My experience of being a young mum
Short clip of the story
An activity based lesson that looks critically at the case study of a young mum with opportunities to challenge a set of values statements.
Students will develop their thinking skills by means of a thinking quilt to explore the demands of parenthood, and the effect of loss and change in relationships.
By the end of the lesson, ALL students will learn: That pregnancy and parenthood at a young age have many demands.
By the end of the lesson, MOST students should learn: That parenthood has many demands but there are many support mechanisms to enable a young mum to reach her potential.
By the end of the lesson, SOME students could learn: To critically analyse the demands of parenthood with the demands of reaching personal potential.
Activities for the lesson
Equipment required: ICT Internet / projector, Whiteboard, Printed handouts
Teacher to introduce lesson objective and:
- - the choices available to a teenage girl who finds herself pregnant
- - the range of emotions that a teenage girls feels during pregnancy and after giving birth
- - the support of family and friends during pregnancy and parenthood
- - the impact parenthood can have on a mother's career ambitions.
Lesson starter: Odd one out
Write the following words on the board and ask students to identify the odd one out. There is no wrong answer but the reasons are valid in thinking skills.
Choices - introduction
Teacher to outline the choices facing a teenage girl who finds herself pregnant - abortion, adoption, raise the child herself.
Choices - advantages and disadvantages
In pairs, students to list advantages and disadvantages of each decision using:
Teacher to facilitate feedback and list responses on whiteboard.
Choosing a statement
Following discussion, pairs to agree on a statement on the choices facing a teenage girl who finds herself pregnant.
Students to watch the video at the top of this page.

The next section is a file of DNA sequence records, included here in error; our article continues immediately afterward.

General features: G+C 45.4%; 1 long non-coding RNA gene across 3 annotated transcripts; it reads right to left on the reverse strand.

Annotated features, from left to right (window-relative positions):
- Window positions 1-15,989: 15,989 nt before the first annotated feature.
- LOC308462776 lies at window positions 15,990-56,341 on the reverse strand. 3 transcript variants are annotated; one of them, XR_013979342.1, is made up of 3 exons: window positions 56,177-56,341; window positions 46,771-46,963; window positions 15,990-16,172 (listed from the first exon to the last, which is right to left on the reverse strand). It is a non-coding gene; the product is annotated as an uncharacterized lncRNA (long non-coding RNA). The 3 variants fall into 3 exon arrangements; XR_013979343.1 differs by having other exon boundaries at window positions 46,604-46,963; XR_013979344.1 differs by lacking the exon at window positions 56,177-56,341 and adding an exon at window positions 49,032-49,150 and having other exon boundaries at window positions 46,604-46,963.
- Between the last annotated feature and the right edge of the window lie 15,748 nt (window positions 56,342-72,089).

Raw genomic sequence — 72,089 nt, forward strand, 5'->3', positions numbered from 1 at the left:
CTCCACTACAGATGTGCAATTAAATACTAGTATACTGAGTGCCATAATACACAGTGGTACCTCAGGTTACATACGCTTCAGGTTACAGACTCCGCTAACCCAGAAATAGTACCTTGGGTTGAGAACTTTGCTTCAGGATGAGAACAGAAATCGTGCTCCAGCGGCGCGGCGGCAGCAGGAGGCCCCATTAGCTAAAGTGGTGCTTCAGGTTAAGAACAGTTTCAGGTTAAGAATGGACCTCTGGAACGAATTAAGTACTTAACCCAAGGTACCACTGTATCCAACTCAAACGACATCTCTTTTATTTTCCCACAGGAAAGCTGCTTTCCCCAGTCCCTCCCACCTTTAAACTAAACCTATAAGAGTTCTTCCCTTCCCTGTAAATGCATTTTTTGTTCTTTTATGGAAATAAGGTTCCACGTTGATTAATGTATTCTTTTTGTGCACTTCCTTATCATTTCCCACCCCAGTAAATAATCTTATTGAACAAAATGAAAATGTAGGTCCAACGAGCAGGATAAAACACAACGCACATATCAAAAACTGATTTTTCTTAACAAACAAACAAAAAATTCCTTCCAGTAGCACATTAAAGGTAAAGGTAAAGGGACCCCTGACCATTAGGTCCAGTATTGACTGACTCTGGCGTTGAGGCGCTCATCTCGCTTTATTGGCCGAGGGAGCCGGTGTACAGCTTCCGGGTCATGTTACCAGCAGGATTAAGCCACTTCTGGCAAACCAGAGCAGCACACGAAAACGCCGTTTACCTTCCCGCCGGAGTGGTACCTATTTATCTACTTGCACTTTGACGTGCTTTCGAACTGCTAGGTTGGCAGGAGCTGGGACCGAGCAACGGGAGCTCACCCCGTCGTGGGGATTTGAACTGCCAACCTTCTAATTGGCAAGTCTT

Arrange students to work in groups of 4/5.
Using Handout 2 - Values continuum, students to agree or disagree with the statements relating to the video on an A3 sheet of paper. Statements can be cut out and arranged in importance by each group.
Alternatively, this could be done actively by students standing at different ends of the classroom left wall - agree / right wall - disagree and teacher reading statements.
Teacher to facilitate a class discussion on the statements continuum exercise and the students' thoughts on teenage parenthood.
The effect on relationships
Students to use Handout 3 - The effect of teenage pregnancy on relationships - to record how relationships change when a teenage girl becomes pregnant.
They may use Charlotte's case study as an example.
Teacher to facilitate class discussion on the results of the exercise.
Thinking quilt - Demands of parenthood
A thinking quilt is a strategy that encourages students to discover connections between ideas that have been placed next to each other on a 'thinking quilt'.
Using Handout 4 - Thinking quilt, students are to link adjacent patches of the quilt, discussing their reasons for the links.
Only two links are needed for the corners of the quilt; edges require 3 and central squares 4.
This could also be developed into a class game with students working in pairs/small groups to make as many links as possible - the highest number wins but with an acceptable reason for each link.
Teacher to facilitate feedback of links and reasons for links.
Key skills and learning skills
- Application of number
- Problem solving
- Working with others
- Improving own performance
- Critical thinking
- Creative thinking
- Exploring meaning
- Research skills
- Presentation skills
- Sharing learning objectives
- Use of questioning
- Effective feedback
- Pupil self assessment
- Peer assessment
- Ongoing assessment
- Adjusting teaching/reviewing
- Economic Wellbeing
- Personal Wellbeing
- Healthy Lifestyles
- Personal Identity